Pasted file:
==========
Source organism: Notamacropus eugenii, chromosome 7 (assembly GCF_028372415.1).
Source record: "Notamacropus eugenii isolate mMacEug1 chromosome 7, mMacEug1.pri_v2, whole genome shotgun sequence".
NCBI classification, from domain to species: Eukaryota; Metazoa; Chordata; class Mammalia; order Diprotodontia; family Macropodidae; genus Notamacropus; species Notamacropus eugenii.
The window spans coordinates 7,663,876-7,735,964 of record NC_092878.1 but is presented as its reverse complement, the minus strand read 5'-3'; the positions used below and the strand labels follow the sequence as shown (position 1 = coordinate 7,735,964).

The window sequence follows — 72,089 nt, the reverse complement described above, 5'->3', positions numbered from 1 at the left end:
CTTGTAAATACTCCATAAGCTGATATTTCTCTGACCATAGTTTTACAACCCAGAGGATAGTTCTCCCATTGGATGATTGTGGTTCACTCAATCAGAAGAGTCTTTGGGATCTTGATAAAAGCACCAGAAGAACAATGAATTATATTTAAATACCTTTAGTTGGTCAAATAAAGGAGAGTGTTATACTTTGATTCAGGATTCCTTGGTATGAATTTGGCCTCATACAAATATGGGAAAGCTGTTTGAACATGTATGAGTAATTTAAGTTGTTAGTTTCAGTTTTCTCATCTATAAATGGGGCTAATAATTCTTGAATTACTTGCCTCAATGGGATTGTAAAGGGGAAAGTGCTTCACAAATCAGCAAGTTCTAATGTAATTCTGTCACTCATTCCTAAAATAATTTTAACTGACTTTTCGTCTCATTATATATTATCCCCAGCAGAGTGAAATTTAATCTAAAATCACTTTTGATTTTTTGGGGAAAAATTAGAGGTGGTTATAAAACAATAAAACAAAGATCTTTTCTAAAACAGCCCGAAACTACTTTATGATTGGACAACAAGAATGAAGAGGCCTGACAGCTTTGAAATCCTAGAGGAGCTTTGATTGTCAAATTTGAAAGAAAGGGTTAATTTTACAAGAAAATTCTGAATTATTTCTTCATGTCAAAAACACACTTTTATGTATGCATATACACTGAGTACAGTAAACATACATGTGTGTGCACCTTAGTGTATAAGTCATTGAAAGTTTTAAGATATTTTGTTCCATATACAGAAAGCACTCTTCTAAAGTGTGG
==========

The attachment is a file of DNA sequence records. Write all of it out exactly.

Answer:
Source organism: Notamacropus eugenii, chromosome 7 (assembly GCF_028372415.1).
Source record: "Notamacropus eugenii isolate mMacEug1 chromosome 7, mMacEug1.pri_v2, whole genome shotgun sequence".
NCBI classification, from domain to species: Eukaryota; Metazoa; Chordata; class Mammalia; order Diprotodontia; family Macropodidae; genus Notamacropus; species Notamacropus eugenii.
The window spans coordinates 7,663,876-7,735,964 of record NC_092878.1 but is presented as its reverse complement, the minus strand read 5'-3'; the positions used below and the strand labels follow the sequence as shown (position 1 = coordinate 7,735,964).

The window sequence follows — 72,089 nt, the reverse complement described above, 5'->3', positions numbered from 1 at the left end:
CTTGTAAATACTCCATAAGCTGATATTTCTCTGACCATAGTTTTACAACCCAGAGGATAGTTCTCCCATTGGATGATTGTGGTTCACTCAATCAGAAGAGTCTTTGGGATCTTGATAAAAGCACCAGAAGAACAATGAATTATATTTAAATACCTTTAGTTGGTCAAATAAAGGAGAGTGTTATACTTTGATTCAGGATTCCTTGGTATGAATTTGGCCTCATACAAATATGGGAAAGCTGTTTGAACATGTATGAGTAATTTAAGTTGTTAGTTTCAGTTTTCTCATCTATAAATGGGGCTAATAATTCTTGAATTACTTGCCTCAATGGGATTGTAAAGGGGAAAGTGCTTCACAAATCAGCAAGTTCTAATGTAATTCTGTCACTCATTCCTAAAATAATTTTAACTGACTTTTCGTCTCATTATATATTATCCCCAGCAGAGTGAAATTTAATCTAAAATCACTTTTGATTTTTTGGGGAAAAATTAGAGGTGGTTATAAAACAATAAAACAAAGATCTTTTCTAAAACAGCCCGAAACTACTTTATGATTGGACAACAAGAATGAAGAGGCCTGACAGCTTTGAAATCCTAGAGGAGCTTTGATTGTCAAATTTGAAAGAAAGGGTTAATTTTACAAGAAAATTCTGAATTATTTCTTCATGTCAAAAACACACTTTTATGTATGCATATACACTGAGTACAGTAAACATACATGTGTGTGCACCTTAGTGTATAAGTCATTGAAAGTTTTAAGATATTTTGTTCCATATACAGAAAGCACTCTTCTAAAGTGTGG